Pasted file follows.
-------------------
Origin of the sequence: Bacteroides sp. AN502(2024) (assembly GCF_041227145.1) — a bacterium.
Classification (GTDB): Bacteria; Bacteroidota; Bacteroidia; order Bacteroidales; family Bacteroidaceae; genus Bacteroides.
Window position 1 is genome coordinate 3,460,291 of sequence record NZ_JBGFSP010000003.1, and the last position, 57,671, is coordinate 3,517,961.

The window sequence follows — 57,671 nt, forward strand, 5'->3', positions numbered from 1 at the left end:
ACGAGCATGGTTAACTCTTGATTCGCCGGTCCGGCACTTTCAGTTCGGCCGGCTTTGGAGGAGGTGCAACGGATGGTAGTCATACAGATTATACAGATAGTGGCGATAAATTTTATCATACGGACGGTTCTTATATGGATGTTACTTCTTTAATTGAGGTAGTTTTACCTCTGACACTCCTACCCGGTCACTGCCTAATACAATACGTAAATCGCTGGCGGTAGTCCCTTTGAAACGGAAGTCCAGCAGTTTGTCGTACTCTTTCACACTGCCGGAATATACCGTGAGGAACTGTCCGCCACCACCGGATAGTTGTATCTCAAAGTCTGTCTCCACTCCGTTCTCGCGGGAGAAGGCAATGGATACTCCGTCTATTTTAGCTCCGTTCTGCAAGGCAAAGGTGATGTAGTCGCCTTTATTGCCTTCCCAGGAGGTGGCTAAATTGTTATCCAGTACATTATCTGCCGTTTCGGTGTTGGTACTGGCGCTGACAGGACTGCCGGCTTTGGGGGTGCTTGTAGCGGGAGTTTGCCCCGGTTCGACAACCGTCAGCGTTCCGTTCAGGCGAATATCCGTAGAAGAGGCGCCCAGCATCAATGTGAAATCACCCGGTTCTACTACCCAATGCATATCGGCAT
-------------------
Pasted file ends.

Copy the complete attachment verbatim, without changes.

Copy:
Origin of the sequence: Bacteroides sp. AN502(2024) (assembly GCF_041227145.1) — a bacterium.
Classification (GTDB): Bacteria; Bacteroidota; Bacteroidia; order Bacteroidales; family Bacteroidaceae; genus Bacteroides.
Window position 1 is genome coordinate 3,460,291 of sequence record NZ_JBGFSP010000003.1, and the last position, 57,671, is coordinate 3,517,961.

The window sequence follows — 57,671 nt, forward strand, 5'->3', positions numbered from 1 at the left end:
ACGAGCATGGTTAACTCTTGATTCGCCGGTCCGGCACTTTCAGTTCGGCCGGCTTTGGAGGAGGTGCAACGGATGGTAGTCATACAGATTATACAGATAGTGGCGATAAATTTTATCATACGGACGGTTCTTATATGGATGTTACTTCTTTAATTGAGGTAGTTTTACCTCTGACACTCCTACCCGGTCACTGCCTAATACAATACGTAAATCGCTGGCGGTAGTCCCTTTGAAACGGAAGTCCAGCAGTTTGTCGTACTCTTTCACACTGCCGGAATATACCGTGAGGAACTGTCCGCCACCACCGGATAGTTGTATCTCAAAGTCTGTCTCCACTCCGTTCTCGCGGGAGAAGGCAATGGATACTCCGTCTATTTTAGCTCCGTTCTGCAAGGCAAAGGTGATGTAGTCGCCTTTATTGCCTTCCCAGGAGGTGGCTAAATTGTTATCCAGTACATTATCTGCCGTTTCGGTGTTGGTACTGGCGCTGACAGGACTGCCGGCTTTGGGGGTGCTTGTAGCGGGAGTTTGCCCCGGTTCGACAACCGTCAGCGTTCCGTTCAGGCGAATATCCGTAGAAGAGGCGCCCAGCATCAATGTGAAATCACCCGGTTCTACTACCCAATGCATATCGGCAT